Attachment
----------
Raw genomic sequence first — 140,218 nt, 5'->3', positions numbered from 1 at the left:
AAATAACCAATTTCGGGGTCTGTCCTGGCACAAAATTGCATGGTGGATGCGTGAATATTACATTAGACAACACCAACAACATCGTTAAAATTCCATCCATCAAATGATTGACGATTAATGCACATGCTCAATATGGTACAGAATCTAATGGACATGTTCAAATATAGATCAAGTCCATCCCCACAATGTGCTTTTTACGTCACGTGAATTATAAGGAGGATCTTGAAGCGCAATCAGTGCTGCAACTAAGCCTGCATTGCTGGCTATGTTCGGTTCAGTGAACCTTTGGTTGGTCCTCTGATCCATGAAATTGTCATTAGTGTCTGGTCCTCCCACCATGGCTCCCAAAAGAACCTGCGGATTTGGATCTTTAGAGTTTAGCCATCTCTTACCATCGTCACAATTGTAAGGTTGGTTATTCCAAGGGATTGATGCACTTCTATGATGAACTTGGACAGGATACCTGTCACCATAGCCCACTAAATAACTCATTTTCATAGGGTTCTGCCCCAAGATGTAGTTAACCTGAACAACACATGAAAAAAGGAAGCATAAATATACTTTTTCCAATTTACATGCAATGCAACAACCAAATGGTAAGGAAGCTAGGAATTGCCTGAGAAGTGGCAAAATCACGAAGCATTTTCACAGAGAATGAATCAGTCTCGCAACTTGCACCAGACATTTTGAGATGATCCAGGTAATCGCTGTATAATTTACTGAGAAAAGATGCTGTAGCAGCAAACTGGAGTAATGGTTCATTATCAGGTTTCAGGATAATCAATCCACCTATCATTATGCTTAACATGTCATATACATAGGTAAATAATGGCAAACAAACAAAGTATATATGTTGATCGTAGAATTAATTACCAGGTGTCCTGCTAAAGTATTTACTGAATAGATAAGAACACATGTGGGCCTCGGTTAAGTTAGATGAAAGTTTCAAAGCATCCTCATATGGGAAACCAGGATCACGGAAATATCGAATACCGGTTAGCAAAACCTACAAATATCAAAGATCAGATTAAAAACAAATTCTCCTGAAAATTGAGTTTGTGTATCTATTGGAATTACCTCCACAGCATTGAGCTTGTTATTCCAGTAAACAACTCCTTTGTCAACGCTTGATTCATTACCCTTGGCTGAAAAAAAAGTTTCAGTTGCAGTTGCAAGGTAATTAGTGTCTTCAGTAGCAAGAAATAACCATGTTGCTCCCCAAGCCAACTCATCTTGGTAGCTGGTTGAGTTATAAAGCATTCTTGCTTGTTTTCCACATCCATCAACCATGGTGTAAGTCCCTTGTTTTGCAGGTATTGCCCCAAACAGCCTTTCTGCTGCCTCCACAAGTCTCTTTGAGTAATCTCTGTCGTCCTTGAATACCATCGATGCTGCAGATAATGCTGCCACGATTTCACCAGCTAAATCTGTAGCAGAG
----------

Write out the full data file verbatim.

Raw genomic sequence first — 140,218 nt, 5'->3', positions numbered from 1 at the left:
AAATAACCAATTTCGGGGTCTGTCCTGGCACAAAATTGCATGGTGGATGCGTGAATATTACATTAGACAACACCAACAACATCGTTAAAATTCCATCCATCAAATGATTGACGATTAATGCACATGCTCAATATGGTACAGAATCTAATGGACATGTTCAAATATAGATCAAGTCCATCCCCACAATGTGCTTTTTACGTCACGTGAATTATAAGGAGGATCTTGAAGCGCAATCAGTGCTGCAACTAAGCCTGCATTGCTGGCTATGTTCGGTTCAGTGAACCTTTGGTTGGTCCTCTGATCCATGAAATTGTCATTAGTGTCTGGTCCTCCCACCATGGCTCCCAAAAGAACCTGCGGATTTGGATCTTTAGAGTTTAGCCATCTCTTACCATCGTCACAATTGTAAGGTTGGTTATTCCAAGGGATTGATGCACTTCTATGATGAACTTGGACAGGATACCTGTCACCATAGCCCACTAAATAACTCATTTTCATAGGGTTCTGCCCCAAGATGTAGTTAACCTGAACAACACATGAAAAAAGGAAGCATAAATATACTTTTTCCAATTTACATGCAATGCAACAACCAAATGGTAAGGAAGCTAGGAATTGCCTGAGAAGTGGCAAAATCACGAAGCATTTTCACAGAGAATGAATCAGTCTCGCAACTTGCACCAGACATTTTGAGATGATCCAGGTAATCGCTGTATAATTTACTGAGAAAAGATGCTGTAGCAGCAAACTGGAGTAATGGTTCATTATCAGGTTTCAGGATAATCAATCCACCTATCATTATGCTTAACATGTCATATACATAGGTAAATAATGGCAAACAAACAAAGTATATATGTTGATCGTAGAATTAATTACCAGGTGTCCTGCTAAAGTATTTACTGAATAGATAAGAACACATGTGGGCCTCGGTTAAGTTAGATGAAAGTTTCAAAGCATCCTCATATGGGAAACCAGGATCACGGAAATATCGAATACCGGTTAGCAAAACCTACAAATATCAAAGATCAGATTAAAAACAAATTCTCCTGAAAATTGAGTTTGTGTATCTATTGGAATTACCTCCACAGCATTGAGCTTGTTATTCCAGTAAACAACTCCTTTGTCAACGCTTGATTCATTACCCTTGGCTGAAAAAAAAGTTTCAGTTGCAGTTGCAAGGTAATTAGTGTCTTCAGTAGCAAGAAATAACCATGTTGCTCCCCAAGCCAACTCATCTTGGTAGCTGGTTGAGTTATAAAGCATTCTTGCTTGTTTTCCACATCCATCAACCATGGTGTAAGTCCCTTGTTTTGCAGGTATTGCCCCAAACAGCCTTTCTGCTGCCTCCACAAGTCTCTTTGAGTAATCTCTGTCGTCCTTGAATACCATCGATGCTGCAGATAATGCTGCCACGATTTCACCAGCTAAATCTGTAGCAGAG